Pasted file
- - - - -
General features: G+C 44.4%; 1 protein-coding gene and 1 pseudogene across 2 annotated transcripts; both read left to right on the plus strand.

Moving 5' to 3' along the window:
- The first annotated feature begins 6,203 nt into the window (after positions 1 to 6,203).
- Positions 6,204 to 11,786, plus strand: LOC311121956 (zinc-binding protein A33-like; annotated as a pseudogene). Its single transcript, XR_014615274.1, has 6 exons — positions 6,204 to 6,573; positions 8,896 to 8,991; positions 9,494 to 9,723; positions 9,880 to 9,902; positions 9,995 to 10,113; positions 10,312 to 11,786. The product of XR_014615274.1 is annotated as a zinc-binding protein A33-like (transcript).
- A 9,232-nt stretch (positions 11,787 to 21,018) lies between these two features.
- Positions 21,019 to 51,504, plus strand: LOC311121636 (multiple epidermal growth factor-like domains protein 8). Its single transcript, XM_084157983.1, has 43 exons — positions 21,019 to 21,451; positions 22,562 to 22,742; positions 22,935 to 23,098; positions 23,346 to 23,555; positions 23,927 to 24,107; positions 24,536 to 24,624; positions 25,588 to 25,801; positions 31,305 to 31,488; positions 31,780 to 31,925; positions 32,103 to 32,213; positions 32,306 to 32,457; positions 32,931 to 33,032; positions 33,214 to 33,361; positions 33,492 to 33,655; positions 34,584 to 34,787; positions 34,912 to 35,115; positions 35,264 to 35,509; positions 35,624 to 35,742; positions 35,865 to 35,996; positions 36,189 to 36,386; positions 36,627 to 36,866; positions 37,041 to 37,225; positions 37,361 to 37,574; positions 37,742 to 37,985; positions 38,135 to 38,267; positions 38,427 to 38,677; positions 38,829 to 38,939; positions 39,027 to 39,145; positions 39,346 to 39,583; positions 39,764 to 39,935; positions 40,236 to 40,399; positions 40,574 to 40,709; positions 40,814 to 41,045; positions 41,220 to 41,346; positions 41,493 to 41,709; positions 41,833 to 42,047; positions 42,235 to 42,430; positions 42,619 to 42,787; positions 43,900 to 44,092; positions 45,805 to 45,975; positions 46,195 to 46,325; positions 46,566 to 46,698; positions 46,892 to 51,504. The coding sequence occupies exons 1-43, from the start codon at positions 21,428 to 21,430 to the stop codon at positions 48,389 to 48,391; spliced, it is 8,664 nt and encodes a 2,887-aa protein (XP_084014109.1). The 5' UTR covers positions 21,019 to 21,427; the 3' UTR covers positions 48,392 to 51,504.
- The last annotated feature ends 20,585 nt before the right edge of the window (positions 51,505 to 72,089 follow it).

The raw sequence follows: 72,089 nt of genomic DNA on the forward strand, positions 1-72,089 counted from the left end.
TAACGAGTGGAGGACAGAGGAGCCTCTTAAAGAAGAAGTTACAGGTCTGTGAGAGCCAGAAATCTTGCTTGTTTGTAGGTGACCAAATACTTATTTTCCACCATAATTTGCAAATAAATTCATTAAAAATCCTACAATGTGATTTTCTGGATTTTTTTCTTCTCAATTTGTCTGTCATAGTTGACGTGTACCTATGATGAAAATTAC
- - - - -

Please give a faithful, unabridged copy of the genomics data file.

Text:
General features: G+C 44.4%; 1 protein-coding gene and 1 pseudogene across 2 annotated transcripts; both read left to right on the plus strand.

Moving 5' to 3' along the window:
- The first annotated feature begins 6,203 nt into the window (after positions 1 to 6,203).
- Positions 6,204 to 11,786, plus strand: LOC311121956 (zinc-binding protein A33-like; annotated as a pseudogene). Its single transcript, XR_014615274.1, has 6 exons — positions 6,204 to 6,573; positions 8,896 to 8,991; positions 9,494 to 9,723; positions 9,880 to 9,902; positions 9,995 to 10,113; positions 10,312 to 11,786. The product of XR_014615274.1 is annotated as a zinc-binding protein A33-like (transcript).
- A 9,232-nt stretch (positions 11,787 to 21,018) lies between these two features.
- Positions 21,019 to 51,504, plus strand: LOC311121636 (multiple epidermal growth factor-like domains protein 8). Its single transcript, XM_084157983.1, has 43 exons — positions 21,019 to 21,451; positions 22,562 to 22,742; positions 22,935 to 23,098; positions 23,346 to 23,555; positions 23,927 to 24,107; positions 24,536 to 24,624; positions 25,588 to 25,801; positions 31,305 to 31,488; positions 31,780 to 31,925; positions 32,103 to 32,213; positions 32,306 to 32,457; positions 32,931 to 33,032; positions 33,214 to 33,361; positions 33,492 to 33,655; positions 34,584 to 34,787; positions 34,912 to 35,115; positions 35,264 to 35,509; positions 35,624 to 35,742; positions 35,865 to 35,996; positions 36,189 to 36,386; positions 36,627 to 36,866; positions 37,041 to 37,225; positions 37,361 to 37,574; positions 37,742 to 37,985; positions 38,135 to 38,267; positions 38,427 to 38,677; positions 38,829 to 38,939; positions 39,027 to 39,145; positions 39,346 to 39,583; positions 39,764 to 39,935; positions 40,236 to 40,399; positions 40,574 to 40,709; positions 40,814 to 41,045; positions 41,220 to 41,346; positions 41,493 to 41,709; positions 41,833 to 42,047; positions 42,235 to 42,430; positions 42,619 to 42,787; positions 43,900 to 44,092; positions 45,805 to 45,975; positions 46,195 to 46,325; positions 46,566 to 46,698; positions 46,892 to 51,504. The coding sequence occupies exons 1-43, from the start codon at positions 21,428 to 21,430 to the stop codon at positions 48,389 to 48,391; spliced, it is 8,664 nt and encodes a 2,887-aa protein (XP_084014109.1). The 5' UTR covers positions 21,019 to 21,427; the 3' UTR covers positions 48,392 to 51,504.
- The last annotated feature ends 20,585 nt before the right edge of the window (positions 51,505 to 72,089 follow it).

The raw sequence follows: 72,089 nt of genomic DNA on the forward strand, positions 1-72,089 counted from the left end.
TAACGAGTGGAGGACAGAGGAGCCTCTTAAAGAAGAAGTTACAGGTCTGTGAGAGCCAGAAATCTTGCTTGTTTGTAGGTGACCAAATACTTATTTTCCACCATAATTTGCAAATAAATTCATTAAAAATCCTACAATGTGATTTTCTGGATTTTTTTCTTCTCAATTTGTCTGTCATAGTTGACGTGTACCTATGATGAAAATTAC